The Great Hall is one of the historical marvels of the city of Salisbury.  Its ceiling is supported by beams cut from old ships’ timbers. The Inn has been rebuilt several times. However, the beams that exist today include wood from trees that were felled in the mid-15th   century (www.buildingconservation.com/articles/george/inn_conservation.htm). Some of the walls are covered with wood panelling decorated with carvings and there are at least two elaborately carved wooden fireplace surrounds. Other decorative features include plasterwork covered with intricate bas-relief designs, and a lovely bow window overlooking the High Street. The hall is overlooked by a gallery with a balustrade. There is also a window with stained glass that includes a depiction of a royal coat-of-arms and the name of a king, probably Edward VI, who reigned from 1547 until 1553. According to the historicengland.org.uk website:

“On lst floor the south room has early C17 plaster work friezes on beams and carved wood overmantel. Projecting to east on north side open hall through 2 storeys. C15 hammerbeam roof, arched braces to collars. Heavy scissor bracing visible on 2nd floor lath decorated wall plates and spandrels. 2 rooms with tie beams and kingposts with 4-way struts.”

Over the centuries, The Old George Inn has had many visitors including William Shakespeare, Oliver Cromwell, Samuel Pepys, and Charles Dickens. It is believed that Shakespeare and his players, whilst on their way to Wilton, rehearsed “As You Like It” in the garden of the inn. Samuel Pepys spent one night at the inn but moved to another after having argued with the innkeeper over his bill.

Once upon a time, the Great Hall of the Old George Inn would have been filled with guests enjoying tankards of beer and ale and hearty meals. Today, in its reincarnation as The Boston Tea Party, the place is bustling with customers drinking cappuccinos and chai lattes as the consume trendy delicacies such as poached eggs on smashed avocado and ‘The Vegan Boss’. Whether or not you are thirsty or hungry, a visit to the Great Hall is a ‘must’ before or after you have viewed the cathedral.

Piling it on along the canal

NEEDING BREAKFAST ON our way from Warwick to visit Baddesley Clinton House, we chose to stop at the Hatton Locks Café, which we had noticed on our road map. What we did not know is that the café is located next to the uppermost of a flight (or series) of 21 canal locks. The locks are situated on a stretch of the Grand Union Canal that was, when it opened in 1799, the Warwick and Birmingham Canal, which was built to carry locally mined coal for use in power stations and nearby factories (https://canalrivertrust.org.uk/enjoy-the-waterways/canal-history/history-features-and-articles/the-history-of-hatton-locks). It became an important transportation link between London and The Midlands.

 The 21 locks are spread along an almost 2 mile stretch of the canal and the towpath along this section of the waterway is popular with cyclists, walkers, and their dogs. Some of the locks are narrow. They were built when the canal was first constructed. Other locks on the flight are far wider. They were built in 1932 and allow two craft to use the lock simultaneously. The newer locks were built at a time when the canal system began to have to compete with motorised road and rail transport.

The café is about 310 yards northwest of a small car park and is reached by walking along the towpath. Near the café, there are some unusual looking tables and benches made of old timber. Most of the timber pieces are planks with a short semi-circular projection at one end. These wooden piles used to be driven into the floor of the canal between parallel wooden blocks that held them straight upright against the walls of the waterway. Their purpose was to prevent the banks of the canal from being eroded by the water flowing past them. Nowadays, they have been replaced by coir matting that serves the same purpose because it is considered to be more eco-friendly that timber. The wooden piles were driven into place by a mechanised hammer system aboard a motorised boat that plied along the canal. One of these boats, now disused, has been preserved near the café.

The locks on the Hatton Flight looked different from the many other canal locks we have seen on our travels around the country. Each lock is flanked by what looks like a pair of tall, stout candles. These things house the mechanisms that control the flow of water into the locks and are operated by canal users equipped with a special handle or windlass that fits onto a projection that is linked to the gearing that operates the valve.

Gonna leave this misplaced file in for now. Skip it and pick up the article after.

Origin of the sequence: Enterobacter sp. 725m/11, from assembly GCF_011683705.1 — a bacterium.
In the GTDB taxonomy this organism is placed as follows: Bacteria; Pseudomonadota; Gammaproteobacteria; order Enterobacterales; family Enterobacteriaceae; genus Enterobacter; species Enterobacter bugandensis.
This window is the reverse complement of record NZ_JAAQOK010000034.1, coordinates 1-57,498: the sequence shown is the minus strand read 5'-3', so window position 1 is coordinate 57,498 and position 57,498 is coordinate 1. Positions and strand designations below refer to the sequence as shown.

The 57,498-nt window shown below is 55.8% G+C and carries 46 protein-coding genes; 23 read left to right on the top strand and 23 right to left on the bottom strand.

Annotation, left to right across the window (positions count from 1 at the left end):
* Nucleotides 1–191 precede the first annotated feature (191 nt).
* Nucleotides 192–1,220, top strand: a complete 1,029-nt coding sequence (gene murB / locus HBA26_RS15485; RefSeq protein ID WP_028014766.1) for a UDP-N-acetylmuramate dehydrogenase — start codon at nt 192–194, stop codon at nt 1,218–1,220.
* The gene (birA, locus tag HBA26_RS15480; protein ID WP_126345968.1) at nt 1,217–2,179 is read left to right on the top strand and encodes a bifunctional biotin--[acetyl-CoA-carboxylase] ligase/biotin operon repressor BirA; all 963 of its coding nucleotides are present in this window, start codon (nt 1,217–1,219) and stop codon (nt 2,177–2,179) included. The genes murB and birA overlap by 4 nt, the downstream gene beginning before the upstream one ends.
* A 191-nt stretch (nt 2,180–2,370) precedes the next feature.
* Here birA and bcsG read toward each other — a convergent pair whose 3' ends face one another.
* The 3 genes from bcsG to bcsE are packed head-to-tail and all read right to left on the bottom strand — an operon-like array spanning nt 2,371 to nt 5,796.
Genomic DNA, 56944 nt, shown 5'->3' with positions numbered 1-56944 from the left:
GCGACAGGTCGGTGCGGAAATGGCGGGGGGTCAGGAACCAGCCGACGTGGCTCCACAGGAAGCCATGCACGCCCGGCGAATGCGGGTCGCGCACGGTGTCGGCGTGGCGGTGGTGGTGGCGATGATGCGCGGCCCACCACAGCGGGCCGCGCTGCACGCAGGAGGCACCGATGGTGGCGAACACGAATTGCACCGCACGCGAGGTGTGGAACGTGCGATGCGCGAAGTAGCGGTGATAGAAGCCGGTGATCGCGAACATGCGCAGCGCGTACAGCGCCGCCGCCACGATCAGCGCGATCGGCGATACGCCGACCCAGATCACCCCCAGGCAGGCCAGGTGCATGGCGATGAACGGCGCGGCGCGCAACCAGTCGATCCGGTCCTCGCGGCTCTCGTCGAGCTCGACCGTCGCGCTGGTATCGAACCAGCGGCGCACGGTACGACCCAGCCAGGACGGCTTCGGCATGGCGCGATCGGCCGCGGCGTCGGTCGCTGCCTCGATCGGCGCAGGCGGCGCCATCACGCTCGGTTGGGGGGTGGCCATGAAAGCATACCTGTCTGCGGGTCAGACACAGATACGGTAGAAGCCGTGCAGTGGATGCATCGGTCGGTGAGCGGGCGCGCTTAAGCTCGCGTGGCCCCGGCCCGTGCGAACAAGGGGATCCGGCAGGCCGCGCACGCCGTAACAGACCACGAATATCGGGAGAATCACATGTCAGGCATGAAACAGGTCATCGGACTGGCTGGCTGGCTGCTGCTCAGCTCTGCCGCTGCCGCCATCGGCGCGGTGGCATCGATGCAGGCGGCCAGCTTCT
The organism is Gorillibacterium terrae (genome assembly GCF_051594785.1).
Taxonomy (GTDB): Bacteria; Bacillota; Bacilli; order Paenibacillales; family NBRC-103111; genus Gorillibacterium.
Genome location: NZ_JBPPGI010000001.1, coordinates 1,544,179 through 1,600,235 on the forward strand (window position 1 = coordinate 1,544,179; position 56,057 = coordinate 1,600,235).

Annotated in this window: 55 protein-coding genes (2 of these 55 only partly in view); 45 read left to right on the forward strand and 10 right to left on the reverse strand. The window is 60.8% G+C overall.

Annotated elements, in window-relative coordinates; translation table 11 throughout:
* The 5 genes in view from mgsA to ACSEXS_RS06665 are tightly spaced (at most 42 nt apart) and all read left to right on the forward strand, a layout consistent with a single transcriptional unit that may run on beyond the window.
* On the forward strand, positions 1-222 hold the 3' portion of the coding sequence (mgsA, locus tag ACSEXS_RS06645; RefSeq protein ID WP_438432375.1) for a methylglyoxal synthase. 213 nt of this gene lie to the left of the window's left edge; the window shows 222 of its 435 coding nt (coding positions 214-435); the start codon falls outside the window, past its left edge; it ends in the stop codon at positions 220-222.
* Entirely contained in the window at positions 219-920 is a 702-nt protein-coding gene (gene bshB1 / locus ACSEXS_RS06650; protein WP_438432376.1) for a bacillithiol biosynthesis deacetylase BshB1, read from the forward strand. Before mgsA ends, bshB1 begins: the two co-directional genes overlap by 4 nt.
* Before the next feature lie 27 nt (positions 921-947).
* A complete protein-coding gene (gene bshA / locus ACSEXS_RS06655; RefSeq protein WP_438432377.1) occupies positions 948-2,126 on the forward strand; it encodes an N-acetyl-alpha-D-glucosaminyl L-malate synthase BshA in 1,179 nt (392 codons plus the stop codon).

The Hatton Locks Café is a real treat, both visually and gastronomically. Both inside and outside, it is decorated with a profusion of objects, some folkloric, some whimsical, and others related to the life and traditions on the canal. A team of friendly workers produce simple but excellently prepared English breakfast items as well as very acceptable coffees. So good was our breakfast that we made a detour to return to this place on the following morning. Most of the clientele seemed to be locals, many of whom were on friendly terms with the staff. Although we had only been once before on a busy morning, the staff remembered exactly what we ate and drank on the day before. When we are next nearby, we shall certainly visit this wonderful establishment again. On our next visit, we will join the other walkers and stroll past all the 21 locks.

Cured by the sun

eggs with meat in cooking pan

 

For several years in the 1970s, I used to visit my friends Robert and Margaret while they were spending summer camping near to Platamon on the Aegean coast of Greece. 

Every morning at Platamon began with a ritual. Before we were allowed to eat breakfast, we had to take a dip in the sea. This was no hardship; it was quite an enjoyable way to wake up. Washing in the sea was the only form of bathing possible at our camp in Platamon; there was no bathroom in the caravan. Robert and Margaret, who used to spend at least 6 weeks there, did not shower or bath in anything but sea water at Platamon. Robert was not worried by this, but after a while Margaret began to miss the daily soaks in a hot bath, which she enjoyed at home.

Breakfast at Platamon resembled that at my friends’ home. It consisted of a cup of tea, bread with home-made marmalade, scrambled egg, and a minute slice of sliced bacon. In 1975, and for a few years after, my friends travelled without a refrigerator. Butter was stored in a moistened terracotta container. The evaporating water kept the butter inside it cool. My friends carried a whole side of smoked bacon from England. This was not refrigerated in any way, but somehow remained more or less fresh enough to be edible. It was kept swathed in white muslin. When needed, it was unwrapped, and Robert used to cut little bits off it using one of his folding French Opinel knives.

I remember once that he spotted that part of the surface of the bacon was going green. I asked him what he was going to do about it. Without replying, he began scraping the mould of the unwrapped chunk of bacon, and then placed the ‘naked’ meat onto the Land Rover’s roof rack, saying to me:

 “The ultraviolet rays from the sun will disinfect the bacon.”